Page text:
as systemic and necessary to convey the meaning.

Finally, he outlines the basic principles adopted in attempting to
theorize about language. He wants to formulate grammar paradigmatically,
contextually, functionally and fuzzily. Examples are used to illustrate
the principles of systemic modeling.

Chapter ten: 'Fuzzy Grammatics: A Systemic Functional Approach to
Fuzziness in Natural Language' (1995): This chapter is about the role of
grammar when natural language is to be used as a metalanguage for
intelligent computing. The basic metafunctions of natural language are
ideational, interpersonal and textual. Ideational metafunctions construe
experience, which can be material, mental, verbal or relational.
Interpersonal metafunctions enact social relationship and creates
discourse. Metafunctions are comprehensive, extravagant, telescopic, non-
autonomous, variable and indeterminate. Rhetorical toning, indistinctness,
unexpectedness, logogenesis, complexity, irrelevance, jocularity and error
are some of the problem areas of natural language as metalanguage.

The author expresses the need to model language reality in terms of
tendencies rather than in terms of categories. This makes it possible for
natural language to be its own metalanguage.

Chapter eleven: 'Computing Meanings: Some Reflections on Past Experience
and Present Prospects' (1995): MT began in 1950s with the premise that the
approach had to be mathematical and logical. It was only in the mid 1960
that the phenomenon of language came to be seen to be autonomous. In the
1980s, language came to occupy the central stage and computers became a
tool for linguistic research. Now research is at a stage where we can
think of computers functioning through the medium of natural language. It
was recognized that a word has its meaning only in the total meaning
potential of the language.

For intelligent computing to succeed, we will have to align language and
knowledge on the one hand and instance and the system of which it is an
instance on the other. Professor Halliday then summarizes those points of
linguistic complexity that will have to be taken into account if computing
with natural language is to succeed.

When computing will involve operating with natural languages, we will
finally be computing meaning.


A general theme runs through the book. Language is described as made up of
choices of alternative patterns. It is therefore inherently probabilistic.
Different aspects of the same issues are discussed in appropriate contexts
over different chapters. Many times the author draws on some probability-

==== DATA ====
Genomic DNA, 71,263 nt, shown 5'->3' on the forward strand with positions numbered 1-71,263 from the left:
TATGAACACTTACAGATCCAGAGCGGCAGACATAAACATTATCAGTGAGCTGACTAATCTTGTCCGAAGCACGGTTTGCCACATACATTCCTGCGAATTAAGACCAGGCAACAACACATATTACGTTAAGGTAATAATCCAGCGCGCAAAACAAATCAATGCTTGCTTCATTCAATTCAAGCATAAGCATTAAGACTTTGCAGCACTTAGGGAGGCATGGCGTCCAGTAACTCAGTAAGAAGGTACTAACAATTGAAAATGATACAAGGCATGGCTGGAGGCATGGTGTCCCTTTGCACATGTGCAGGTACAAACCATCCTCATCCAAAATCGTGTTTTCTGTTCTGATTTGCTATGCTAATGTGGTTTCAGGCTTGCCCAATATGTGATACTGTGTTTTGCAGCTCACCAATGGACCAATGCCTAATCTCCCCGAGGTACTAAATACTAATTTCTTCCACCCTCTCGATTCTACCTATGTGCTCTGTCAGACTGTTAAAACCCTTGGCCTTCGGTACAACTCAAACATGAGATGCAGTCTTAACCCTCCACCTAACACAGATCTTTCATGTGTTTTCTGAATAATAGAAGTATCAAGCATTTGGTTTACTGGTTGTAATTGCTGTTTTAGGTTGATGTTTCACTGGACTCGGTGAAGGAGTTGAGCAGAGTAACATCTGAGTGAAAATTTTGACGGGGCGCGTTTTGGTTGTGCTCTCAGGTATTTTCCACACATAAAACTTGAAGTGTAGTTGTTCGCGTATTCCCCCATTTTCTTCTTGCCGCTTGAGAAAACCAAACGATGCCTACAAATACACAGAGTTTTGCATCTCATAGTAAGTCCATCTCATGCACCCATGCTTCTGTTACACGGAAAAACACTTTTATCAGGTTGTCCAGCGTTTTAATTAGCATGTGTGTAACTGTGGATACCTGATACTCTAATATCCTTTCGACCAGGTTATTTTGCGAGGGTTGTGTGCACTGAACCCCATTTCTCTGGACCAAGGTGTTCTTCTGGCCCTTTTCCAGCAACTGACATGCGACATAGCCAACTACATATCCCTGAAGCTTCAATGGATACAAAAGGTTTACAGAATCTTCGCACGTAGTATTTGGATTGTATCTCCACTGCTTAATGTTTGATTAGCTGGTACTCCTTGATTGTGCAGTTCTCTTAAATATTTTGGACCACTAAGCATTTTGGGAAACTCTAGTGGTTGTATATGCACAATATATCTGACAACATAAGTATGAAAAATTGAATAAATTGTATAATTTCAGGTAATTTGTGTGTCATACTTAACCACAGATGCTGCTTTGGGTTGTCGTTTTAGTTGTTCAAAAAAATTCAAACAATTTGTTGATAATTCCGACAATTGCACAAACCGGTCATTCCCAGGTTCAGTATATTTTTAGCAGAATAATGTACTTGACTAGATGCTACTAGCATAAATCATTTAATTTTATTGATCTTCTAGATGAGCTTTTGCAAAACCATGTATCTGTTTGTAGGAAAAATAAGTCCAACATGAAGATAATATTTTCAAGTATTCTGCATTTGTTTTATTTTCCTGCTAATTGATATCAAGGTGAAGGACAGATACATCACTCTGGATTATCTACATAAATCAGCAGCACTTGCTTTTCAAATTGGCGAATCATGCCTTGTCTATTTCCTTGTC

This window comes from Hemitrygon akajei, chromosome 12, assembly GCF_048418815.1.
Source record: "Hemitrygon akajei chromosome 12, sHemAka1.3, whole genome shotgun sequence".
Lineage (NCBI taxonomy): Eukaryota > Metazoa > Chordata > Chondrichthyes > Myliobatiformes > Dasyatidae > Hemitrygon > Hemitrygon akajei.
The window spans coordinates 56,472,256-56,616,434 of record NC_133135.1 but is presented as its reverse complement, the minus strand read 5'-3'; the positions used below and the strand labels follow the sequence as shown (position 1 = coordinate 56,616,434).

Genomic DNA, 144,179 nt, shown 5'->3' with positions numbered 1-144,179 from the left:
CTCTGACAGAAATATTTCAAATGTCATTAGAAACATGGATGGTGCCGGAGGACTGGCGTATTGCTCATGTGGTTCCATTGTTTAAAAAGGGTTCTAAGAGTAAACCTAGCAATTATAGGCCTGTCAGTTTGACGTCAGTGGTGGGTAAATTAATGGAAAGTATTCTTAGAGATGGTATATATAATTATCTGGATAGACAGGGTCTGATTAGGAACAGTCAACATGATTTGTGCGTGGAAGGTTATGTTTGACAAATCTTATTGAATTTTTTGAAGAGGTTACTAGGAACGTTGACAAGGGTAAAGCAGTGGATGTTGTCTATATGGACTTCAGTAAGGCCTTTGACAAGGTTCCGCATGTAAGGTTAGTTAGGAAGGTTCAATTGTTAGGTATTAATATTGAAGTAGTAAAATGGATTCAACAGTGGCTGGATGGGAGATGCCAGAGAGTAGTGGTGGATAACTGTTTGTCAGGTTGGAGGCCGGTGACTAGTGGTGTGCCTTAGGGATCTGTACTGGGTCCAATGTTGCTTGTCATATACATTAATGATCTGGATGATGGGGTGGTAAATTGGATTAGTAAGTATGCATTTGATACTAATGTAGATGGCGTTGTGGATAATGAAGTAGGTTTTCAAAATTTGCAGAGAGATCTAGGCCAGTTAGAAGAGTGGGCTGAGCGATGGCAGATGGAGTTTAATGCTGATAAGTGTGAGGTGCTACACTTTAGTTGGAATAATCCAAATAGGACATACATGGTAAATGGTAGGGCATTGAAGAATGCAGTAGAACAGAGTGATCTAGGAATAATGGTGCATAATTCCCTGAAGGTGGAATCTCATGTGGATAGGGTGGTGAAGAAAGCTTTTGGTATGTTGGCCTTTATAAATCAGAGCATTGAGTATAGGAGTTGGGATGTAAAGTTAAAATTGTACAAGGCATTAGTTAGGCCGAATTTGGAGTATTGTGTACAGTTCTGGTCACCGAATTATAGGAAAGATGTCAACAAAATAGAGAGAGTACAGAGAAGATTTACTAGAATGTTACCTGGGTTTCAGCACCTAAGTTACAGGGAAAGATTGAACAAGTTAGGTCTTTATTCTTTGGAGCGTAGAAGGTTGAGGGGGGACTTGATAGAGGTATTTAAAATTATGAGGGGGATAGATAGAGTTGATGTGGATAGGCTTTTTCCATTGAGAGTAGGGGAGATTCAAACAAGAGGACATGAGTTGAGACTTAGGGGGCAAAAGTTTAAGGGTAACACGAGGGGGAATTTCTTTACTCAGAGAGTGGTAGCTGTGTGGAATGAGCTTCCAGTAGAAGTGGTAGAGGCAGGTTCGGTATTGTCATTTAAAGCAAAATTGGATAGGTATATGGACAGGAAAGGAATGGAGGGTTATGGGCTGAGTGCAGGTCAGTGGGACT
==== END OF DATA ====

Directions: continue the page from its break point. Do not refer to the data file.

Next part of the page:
based results to support his hypothesis.

The theoretical statements regarding sentence equivalence are not
supported by adequate discussion in chapter two.

In chapter three, the author supports his propositions by discussing
fieldwork for child language acquisition as well as cognitive processes
regarding language. This makes the propositions more meaningful.

It is stated that cause and effect in case of physical systems are
directional. However, the author has not considered whether this holds for
human perception also.

Firthian concept of 'system' in chapter four provides the necessary
paradigmatic base for corpus based probabilistic studies of the language.

In chapter six, the conclusions are tabulated. These conclusions are not
always short and sharp answers.

I personally disagree with the following statement in chapter
nine, "Literate, educated adults no longer have access to commonsense
knowledge about language; what they bring to language are the ideas they
learnt in primary school, which have neither unconscious insights of
everyday practical experience nor the theoretical power of designed
systematic knowledge" (p. 197). It appears to me that a person can improve
an acquired language by constant access to contemporary knowledge about
language. The capability for second language learning may support this

There is no justification for excluding ungrammaticality from formal model
of language in chapter ten. It is generally accepted that a linguistic
description to be complete has to account for ungrammaticality.

It should make us pause and think that school education is sufficient for
day-to-day language use but not adequate for MT. Is this inadequacy merely
the difference between the use and the explanation for the use?

Can we relate difference between patterns of spoken and written version of
the language to the gesture and facial expressions and body language,
which are concomitant with spoken language?

Perhaps corpus linguistics can be usefully supplemented by a study of
forms of non-verbal communication.


This unusual book displays Professor Halliday's different concerns and
endeavor to give linguistics, particularly, probabilistic corpus studies,
a central role in MT. While illuminating the developments, he provides
insights and linkages with different contemporary subjects.

On reading the book, the reader cannot but feel that it is only on the
development of a comprehensive theory of meaning that computational
linguistics can finally come into its own.


Chomsky, Noam (2004): New Horizons in the Study of Language and Mind,
Cambridge University Press

Dash, Niladri (2004): Corpus Linguistics and Language Technology, Mittal
Publications, New Delhi


The reviewer is M. A. (Linguistics) and pursuing her Ph. D. in 'Word Sense
Disambiguation'. She is engaged in research on the less-studied and
resource-poor language, Marathi, the state language of Maharashtra State
of India. She is a significant contributor to the development of
Morphology Rule-Based Spellchecker for Marathi. At present, she is working
on a Rule-Based Part-of-Speech Tagger for Marathi. She is participating in
the development of Wordnet for Marathi. She has undertaken to design a
course for learning Marathi as a second language. Her lectures on
morphology are available on the net. She has presented her work in
national and international conferences.

Format: Hardback
ISBN: 0826458726
ISBN-13: N/A
Pages: 320pp
Prices: U.K. £ £75.00